We cannot comprehensively end this cycle. But, we can abate the expansion and effects of pornography by combining federal regulation and education to ensure that those who do not seek pornography do not receive inadvertent exposure and those who do seek pornography do not (inadvertently or intentionally) receive exposure to illicit or degrading pornography. However, the United States must first commission a new report on pornography. The most recent federal commission on pornography, the Meese Commission, was issued in 1986 before the rise of ubiquitous online pornography. Consequently, the investigation fails to adequately address the affordability, accessibility, and anonymity of online pornography. Its outdated report cannot justify the new legislative steps online pornography necessitates: banning illicit, violent, and degrading online pornography, mandating pornographer licensing, introducing an industry code of conduct, and including pornography education in adolescent sex education. Moreover, the Meese Commission failed, as the United States still fails today, to enforce existing obscenity laws and prosecute pornographers who violate those laws. As Bradley reports, “the distribution of material which is unquestionably obscene [in the United States] [...] has been effectively decriminalized” (483). Congress attempted such enforcement in 1996 with the Communications Decency Act (CDA) and again in 2004 with the Child Online Protection Act (COPA), both of which criminalized and attempted to regulate the circulation of online pornography to minors. However, the ACLU successfully contested both acts, claiming they violated the First Amendment and infringed upon adults’ rights to view pornography (Bradley 462). Rather than attempting to pass another overbroad piece of legislation as a definitive solution to pornography, Congress must pass smaller, more precise regulations that target pornographers without denying American adults their rights to view (legal) pornography.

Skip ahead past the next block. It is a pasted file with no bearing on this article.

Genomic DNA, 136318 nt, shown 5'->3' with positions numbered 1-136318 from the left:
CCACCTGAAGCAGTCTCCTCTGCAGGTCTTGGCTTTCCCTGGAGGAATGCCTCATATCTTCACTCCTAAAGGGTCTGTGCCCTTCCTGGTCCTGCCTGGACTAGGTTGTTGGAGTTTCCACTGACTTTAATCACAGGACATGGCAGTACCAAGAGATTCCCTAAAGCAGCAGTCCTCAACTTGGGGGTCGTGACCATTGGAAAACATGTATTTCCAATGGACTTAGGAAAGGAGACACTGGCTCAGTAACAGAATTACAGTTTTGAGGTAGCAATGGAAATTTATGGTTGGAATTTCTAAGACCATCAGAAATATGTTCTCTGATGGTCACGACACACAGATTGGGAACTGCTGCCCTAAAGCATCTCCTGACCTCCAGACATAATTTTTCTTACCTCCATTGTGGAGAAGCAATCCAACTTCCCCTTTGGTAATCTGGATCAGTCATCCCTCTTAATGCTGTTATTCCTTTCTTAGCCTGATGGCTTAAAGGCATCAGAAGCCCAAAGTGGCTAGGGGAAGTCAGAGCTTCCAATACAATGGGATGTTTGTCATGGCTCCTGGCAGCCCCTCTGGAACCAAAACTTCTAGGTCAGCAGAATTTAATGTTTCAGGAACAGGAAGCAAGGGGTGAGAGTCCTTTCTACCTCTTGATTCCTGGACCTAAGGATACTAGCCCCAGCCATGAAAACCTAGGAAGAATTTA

Some argue that government has no place in the pornography debate. Yet, unless the federal government asserts that pornography is detrimental to society, the notion will continue to be dismissed as solely an issue to women or the conservative, traditional, or religious-minded. Not only will a new federal commission on pornography organize multitudes of research and analysis to prove pornography’s harms, but it will initiate a nationwide conversation on pornography. It will convince Americans of pornography’s pertinence, of how, as Bradley affirms, “our common culture has been decisively shaped by pornography, and so therefore have we” (487). Undoubtedly, this commission will incite fervent opposition from pornographers and pornography websites, who wish to conceal pornography’s degradation of women and exploitation of users, and from users themselves, who would rather ignore pornography's psychological and social ramifications than confront them. Yet, if the United States is to protect Americans against the institutionalized objectification and abuse of women, the deterioration of relationships, and addiction, it must not be deterred by opposition.
Some claim that, because of the omnipresence and widespread acceptance of pornography, all endeavors to eradicate it are futile. This argument misinterprets the aims of my proposition. A new federal commission on pornography aims to prompt education and legislation. Education aims to initiate a conversation on pornography. Legislation aims to ensure that, when curious fifth-graders or overly-anxious college-grads furtively Google “porn,” the images and videos that instantaneously flood their screen depict compassionate, consensual sex, not glorified violence in the nude. Conversely, others claim that simply “purifying” pornography is not enough; as long as it persists, so will Americans’ distorted perceptions of sexuality. Yet, the sexualization of American culture is ingrained in (social) media, celebrity culture, family values, individual values, and more. Pornography is but one factor. So, rather than combat pornography’s existence, we must combat forms of pornography that are illegal or obviously degrading. We must demand pornography that reflects American freedom and egalitarianism. Neither helpless enough to continue in our broken ways nor capable enough to start afresh, we must seek to reform what we began. After all, we live not in Dystopia nor in Utopia. We live in Pornotopia.
Contrary to claims that it epitomizes women’s liberation, pornography is the propaganda of sexual violence. It is the perpetrator of sexual objectification. It warps male and female perceptions of sexuality by institutionalizing the desire to practice violence against women and obligating women to perform sexual acts that sacrifice their comfort, safety, and dignity. Thus, pornography completes the sexualization of male dominance. We can no longer dismiss the problems pornography poses to women and society; we must advocate for government-led change within the industry. If the price for pleasure is female humanity, then it is not a price we can morally pay.